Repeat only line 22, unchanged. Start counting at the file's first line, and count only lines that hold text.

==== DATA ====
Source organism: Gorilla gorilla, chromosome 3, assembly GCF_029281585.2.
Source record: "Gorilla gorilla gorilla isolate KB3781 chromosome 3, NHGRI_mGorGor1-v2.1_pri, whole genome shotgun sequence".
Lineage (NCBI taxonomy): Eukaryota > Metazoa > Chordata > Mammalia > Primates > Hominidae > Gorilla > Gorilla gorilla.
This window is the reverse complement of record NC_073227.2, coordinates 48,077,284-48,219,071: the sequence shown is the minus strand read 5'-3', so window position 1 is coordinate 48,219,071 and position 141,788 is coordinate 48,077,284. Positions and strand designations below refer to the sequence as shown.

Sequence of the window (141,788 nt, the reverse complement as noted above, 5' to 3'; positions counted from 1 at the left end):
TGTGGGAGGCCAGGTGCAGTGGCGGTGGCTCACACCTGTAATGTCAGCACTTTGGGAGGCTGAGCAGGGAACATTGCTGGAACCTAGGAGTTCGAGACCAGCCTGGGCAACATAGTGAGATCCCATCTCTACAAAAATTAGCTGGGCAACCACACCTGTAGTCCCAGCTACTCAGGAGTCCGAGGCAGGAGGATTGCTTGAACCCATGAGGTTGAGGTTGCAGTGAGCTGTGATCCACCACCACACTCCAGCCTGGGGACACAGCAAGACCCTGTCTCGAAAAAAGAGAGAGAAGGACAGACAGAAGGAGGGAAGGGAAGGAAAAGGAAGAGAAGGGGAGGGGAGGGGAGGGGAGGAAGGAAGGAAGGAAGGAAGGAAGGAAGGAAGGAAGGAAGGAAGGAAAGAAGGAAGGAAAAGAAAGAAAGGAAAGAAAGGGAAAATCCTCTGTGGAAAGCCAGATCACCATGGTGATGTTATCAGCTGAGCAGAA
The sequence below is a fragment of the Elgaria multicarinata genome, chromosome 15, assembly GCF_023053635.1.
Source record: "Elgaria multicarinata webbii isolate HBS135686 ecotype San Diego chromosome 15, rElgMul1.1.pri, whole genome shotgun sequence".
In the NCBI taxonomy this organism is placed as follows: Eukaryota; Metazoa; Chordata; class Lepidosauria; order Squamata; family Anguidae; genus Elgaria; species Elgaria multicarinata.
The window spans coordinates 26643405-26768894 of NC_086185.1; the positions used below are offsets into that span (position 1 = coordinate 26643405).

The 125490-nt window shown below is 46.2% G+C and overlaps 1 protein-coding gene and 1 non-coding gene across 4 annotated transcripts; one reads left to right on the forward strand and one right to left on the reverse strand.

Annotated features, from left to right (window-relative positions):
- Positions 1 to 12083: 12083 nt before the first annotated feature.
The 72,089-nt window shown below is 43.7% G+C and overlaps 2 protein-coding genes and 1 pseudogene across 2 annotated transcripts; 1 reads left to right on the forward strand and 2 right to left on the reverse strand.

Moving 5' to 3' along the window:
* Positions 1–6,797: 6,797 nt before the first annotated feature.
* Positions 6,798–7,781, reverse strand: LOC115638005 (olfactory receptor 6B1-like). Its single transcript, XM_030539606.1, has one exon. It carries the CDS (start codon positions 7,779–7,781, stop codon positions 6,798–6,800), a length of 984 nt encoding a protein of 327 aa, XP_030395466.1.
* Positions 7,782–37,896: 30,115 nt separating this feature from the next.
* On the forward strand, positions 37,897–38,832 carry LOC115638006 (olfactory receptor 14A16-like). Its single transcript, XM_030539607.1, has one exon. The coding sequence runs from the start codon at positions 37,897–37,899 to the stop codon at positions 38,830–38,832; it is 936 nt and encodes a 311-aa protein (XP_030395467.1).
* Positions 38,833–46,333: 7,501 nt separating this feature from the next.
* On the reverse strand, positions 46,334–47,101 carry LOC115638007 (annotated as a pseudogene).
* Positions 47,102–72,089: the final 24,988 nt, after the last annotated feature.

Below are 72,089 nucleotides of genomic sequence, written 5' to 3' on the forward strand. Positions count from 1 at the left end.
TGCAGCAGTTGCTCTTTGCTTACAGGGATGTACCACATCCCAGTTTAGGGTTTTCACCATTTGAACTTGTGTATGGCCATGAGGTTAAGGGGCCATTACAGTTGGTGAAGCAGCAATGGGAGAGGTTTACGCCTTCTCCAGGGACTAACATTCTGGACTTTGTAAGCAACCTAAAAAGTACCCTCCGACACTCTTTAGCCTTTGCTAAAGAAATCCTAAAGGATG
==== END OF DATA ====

* Positions 47,102–72,089: the final 24,988 nt, after the last annotated feature.